BBC Radio 4, 29 August 2012
Homemaker Ali (Lydia Leonard) spends much of her time looking after her
children and working in a voluntary capacity for the school. However her efforts are not always appreciated; on a mothers'
chat site she finds herself criticized by anonymous users using handles such as BumsTooBig, and BubblyMummly. Ali cannot help
wishing that she could find out the real names of these people.
In Jonathan Myerson's satiric comedy, her wishes are granted: a Veracity Virus strikes
the entire country, and everyone's true identities - whether communicating on social networks, chatrooms, or on blogs - are
actually revealed. Chaos ensues: we discover that celebrities such as Stephen Fry, or the gold-medallists Mo Farah and Jessica
Ennis are not quite the paragons of virtue that their public personae might suggest. In a state of panic, the government repeals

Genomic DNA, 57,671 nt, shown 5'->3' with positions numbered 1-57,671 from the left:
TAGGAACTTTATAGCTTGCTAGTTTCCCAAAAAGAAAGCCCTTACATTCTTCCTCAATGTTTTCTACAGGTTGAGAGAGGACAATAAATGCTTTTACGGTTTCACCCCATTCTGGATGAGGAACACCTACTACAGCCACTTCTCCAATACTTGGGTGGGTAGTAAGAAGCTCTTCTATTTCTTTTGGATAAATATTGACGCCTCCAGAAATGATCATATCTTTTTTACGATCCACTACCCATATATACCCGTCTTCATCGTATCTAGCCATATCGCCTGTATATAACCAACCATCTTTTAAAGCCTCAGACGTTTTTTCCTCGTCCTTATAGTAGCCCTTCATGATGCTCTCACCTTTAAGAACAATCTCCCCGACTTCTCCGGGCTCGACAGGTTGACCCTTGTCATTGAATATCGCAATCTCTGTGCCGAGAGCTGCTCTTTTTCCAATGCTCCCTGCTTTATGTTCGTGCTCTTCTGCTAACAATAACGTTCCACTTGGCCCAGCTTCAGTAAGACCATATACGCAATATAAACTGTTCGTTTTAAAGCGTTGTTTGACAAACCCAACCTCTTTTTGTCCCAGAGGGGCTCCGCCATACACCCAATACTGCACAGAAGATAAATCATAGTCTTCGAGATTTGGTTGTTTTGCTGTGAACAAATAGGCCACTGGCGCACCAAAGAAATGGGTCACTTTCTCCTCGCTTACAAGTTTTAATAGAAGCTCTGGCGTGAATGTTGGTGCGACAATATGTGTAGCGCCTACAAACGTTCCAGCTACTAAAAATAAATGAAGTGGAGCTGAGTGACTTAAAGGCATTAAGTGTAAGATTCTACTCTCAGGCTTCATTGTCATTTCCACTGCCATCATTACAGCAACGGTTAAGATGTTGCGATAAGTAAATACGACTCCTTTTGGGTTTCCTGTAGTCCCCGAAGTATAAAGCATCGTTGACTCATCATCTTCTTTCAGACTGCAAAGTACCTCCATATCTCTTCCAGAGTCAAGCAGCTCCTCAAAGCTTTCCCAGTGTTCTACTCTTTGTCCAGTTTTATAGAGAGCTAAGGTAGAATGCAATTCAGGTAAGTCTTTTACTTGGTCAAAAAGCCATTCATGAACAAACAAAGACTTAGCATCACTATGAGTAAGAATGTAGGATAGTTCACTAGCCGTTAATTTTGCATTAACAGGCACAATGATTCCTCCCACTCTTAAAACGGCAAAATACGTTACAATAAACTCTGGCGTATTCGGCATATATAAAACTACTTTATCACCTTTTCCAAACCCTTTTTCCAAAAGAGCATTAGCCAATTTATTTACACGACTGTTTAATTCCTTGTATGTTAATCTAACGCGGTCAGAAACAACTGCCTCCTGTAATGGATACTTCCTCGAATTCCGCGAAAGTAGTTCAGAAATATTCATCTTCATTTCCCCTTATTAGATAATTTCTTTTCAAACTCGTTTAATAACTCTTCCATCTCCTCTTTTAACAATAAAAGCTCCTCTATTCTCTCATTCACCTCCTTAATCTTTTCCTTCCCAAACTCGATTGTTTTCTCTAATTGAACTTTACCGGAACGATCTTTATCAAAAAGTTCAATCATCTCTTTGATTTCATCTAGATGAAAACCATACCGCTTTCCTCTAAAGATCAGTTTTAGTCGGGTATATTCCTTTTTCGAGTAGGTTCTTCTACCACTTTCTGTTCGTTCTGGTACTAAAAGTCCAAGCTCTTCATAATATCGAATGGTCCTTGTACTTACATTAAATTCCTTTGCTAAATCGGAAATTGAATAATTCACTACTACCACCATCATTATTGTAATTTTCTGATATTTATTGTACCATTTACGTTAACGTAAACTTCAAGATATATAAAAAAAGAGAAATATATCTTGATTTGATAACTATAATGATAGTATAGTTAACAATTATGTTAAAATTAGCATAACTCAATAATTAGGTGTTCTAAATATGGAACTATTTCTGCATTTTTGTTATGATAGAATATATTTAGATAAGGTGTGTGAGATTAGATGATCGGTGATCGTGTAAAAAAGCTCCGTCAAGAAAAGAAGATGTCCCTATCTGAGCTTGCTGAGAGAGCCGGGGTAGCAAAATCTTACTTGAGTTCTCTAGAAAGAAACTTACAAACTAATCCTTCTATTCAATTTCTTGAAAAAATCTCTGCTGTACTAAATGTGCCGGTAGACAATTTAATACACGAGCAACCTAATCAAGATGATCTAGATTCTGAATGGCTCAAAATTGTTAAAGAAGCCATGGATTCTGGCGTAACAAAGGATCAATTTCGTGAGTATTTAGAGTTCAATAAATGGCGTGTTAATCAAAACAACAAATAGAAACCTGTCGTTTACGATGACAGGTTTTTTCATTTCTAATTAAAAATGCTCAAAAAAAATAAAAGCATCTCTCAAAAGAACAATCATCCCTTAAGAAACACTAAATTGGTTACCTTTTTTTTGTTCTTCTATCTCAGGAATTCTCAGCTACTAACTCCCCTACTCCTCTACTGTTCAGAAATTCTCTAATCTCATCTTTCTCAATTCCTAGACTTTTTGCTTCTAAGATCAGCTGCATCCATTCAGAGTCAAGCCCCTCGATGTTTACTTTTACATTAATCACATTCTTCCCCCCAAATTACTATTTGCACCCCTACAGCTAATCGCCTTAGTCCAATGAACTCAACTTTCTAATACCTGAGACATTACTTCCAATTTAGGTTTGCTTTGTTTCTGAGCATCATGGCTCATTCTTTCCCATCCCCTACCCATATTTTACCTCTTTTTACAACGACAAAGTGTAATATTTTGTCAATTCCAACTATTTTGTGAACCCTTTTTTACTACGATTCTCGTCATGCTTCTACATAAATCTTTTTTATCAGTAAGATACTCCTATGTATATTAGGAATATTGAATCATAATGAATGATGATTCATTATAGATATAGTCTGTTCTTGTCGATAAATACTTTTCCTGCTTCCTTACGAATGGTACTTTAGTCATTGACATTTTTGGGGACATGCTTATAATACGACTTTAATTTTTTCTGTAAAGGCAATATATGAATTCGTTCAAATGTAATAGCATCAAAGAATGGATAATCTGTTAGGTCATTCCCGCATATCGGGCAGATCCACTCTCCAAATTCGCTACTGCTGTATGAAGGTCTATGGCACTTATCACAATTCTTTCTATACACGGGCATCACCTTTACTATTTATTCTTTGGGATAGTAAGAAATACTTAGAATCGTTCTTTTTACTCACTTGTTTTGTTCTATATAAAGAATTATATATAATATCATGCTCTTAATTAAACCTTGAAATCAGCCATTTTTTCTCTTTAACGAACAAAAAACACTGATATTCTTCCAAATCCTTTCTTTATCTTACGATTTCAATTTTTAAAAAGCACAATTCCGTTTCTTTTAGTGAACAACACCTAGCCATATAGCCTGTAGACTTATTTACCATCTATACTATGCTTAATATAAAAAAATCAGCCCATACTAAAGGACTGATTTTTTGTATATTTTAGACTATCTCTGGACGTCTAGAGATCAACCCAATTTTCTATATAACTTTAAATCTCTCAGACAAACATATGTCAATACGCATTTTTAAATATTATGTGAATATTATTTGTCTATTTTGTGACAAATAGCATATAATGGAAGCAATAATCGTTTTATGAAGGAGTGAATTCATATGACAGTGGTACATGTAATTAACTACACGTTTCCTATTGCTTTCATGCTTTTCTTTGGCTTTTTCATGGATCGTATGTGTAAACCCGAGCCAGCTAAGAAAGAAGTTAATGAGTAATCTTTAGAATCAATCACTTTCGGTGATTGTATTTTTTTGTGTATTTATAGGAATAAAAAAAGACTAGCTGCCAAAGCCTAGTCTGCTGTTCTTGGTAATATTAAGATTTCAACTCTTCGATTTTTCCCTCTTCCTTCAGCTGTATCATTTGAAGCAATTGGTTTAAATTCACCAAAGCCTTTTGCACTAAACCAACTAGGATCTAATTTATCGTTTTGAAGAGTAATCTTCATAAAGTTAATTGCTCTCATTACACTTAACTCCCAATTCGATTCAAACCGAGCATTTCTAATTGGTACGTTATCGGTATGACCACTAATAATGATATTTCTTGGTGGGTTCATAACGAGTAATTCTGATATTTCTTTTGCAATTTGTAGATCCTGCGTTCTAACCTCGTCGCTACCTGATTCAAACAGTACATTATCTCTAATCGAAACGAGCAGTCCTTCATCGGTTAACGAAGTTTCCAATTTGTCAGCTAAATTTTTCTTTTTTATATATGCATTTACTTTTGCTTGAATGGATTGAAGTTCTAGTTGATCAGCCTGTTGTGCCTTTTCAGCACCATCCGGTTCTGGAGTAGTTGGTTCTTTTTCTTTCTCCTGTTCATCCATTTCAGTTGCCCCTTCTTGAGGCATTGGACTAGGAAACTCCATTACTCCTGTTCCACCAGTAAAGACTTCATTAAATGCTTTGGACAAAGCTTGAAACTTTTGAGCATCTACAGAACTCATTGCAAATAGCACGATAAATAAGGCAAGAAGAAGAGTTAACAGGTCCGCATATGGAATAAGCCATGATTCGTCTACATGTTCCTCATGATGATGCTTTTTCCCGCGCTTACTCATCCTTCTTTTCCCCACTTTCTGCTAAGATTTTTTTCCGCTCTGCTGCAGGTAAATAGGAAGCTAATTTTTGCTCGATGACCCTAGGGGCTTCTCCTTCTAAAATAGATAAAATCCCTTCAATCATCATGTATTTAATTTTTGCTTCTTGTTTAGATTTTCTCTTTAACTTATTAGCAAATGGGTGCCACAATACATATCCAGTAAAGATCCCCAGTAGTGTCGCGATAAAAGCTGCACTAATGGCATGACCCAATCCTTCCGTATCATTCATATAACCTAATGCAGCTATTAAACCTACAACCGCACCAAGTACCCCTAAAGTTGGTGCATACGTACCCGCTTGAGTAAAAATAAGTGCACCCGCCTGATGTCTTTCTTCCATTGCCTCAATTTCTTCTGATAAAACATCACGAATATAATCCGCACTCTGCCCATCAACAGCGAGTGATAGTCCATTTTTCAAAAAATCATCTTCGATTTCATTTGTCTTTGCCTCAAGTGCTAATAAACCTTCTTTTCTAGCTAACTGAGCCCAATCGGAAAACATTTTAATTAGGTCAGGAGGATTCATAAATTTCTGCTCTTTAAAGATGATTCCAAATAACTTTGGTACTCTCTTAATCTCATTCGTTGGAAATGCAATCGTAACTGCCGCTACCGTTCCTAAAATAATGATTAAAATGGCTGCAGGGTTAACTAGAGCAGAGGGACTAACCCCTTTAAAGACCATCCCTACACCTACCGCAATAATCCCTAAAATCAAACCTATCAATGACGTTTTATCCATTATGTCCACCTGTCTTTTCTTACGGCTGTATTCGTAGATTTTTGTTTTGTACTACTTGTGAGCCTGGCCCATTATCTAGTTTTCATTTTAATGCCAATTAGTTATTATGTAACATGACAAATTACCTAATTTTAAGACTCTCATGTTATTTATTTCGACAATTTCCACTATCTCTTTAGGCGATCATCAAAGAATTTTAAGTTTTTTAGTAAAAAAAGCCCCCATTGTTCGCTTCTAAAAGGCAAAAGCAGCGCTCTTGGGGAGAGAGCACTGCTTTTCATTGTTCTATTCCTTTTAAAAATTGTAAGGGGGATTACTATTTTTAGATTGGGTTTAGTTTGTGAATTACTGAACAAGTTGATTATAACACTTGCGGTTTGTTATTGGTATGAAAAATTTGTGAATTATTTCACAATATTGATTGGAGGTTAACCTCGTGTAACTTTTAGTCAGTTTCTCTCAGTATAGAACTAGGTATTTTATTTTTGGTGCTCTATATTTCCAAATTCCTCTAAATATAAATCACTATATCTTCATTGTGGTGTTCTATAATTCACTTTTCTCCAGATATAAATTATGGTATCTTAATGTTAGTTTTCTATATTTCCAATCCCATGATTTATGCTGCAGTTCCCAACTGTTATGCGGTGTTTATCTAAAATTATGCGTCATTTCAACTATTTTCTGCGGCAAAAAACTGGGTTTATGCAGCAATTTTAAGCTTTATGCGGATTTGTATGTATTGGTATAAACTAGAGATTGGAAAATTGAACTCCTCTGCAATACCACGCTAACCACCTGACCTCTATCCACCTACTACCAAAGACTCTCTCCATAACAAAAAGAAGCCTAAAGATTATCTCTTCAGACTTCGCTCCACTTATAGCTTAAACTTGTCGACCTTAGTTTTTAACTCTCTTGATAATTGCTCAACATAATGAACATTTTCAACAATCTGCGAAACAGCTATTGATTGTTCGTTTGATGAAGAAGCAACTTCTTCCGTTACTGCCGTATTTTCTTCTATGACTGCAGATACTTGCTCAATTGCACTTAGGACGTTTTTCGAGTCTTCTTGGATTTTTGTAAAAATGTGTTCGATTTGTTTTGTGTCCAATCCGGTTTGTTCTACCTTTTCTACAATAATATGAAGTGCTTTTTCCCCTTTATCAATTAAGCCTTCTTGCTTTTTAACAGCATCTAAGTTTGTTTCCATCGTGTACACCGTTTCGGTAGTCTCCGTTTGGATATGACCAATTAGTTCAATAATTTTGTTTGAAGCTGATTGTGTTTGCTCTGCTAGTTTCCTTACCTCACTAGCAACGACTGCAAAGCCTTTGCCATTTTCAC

the Official Secrets Act (as there are no secrets left to conceal), while the BBC's technology correspondent Rory Cellan-Jones
(playing himself) sonorously informs us that there are little or no measures in place to neutralize the virus.
Jonquil Panting's production had some trenchant things to say about the world of
internet communication, which has developed its own language of acronyms (IMHO, LOL, etc), and where 'truth' and
'sincerity' count for little. As the action spun out of control, however, the performances tended to become a little
too strident, with noise taking precedence over verbal subtlety. The play was often very funny, and did not require
over-the-top acting to make its points.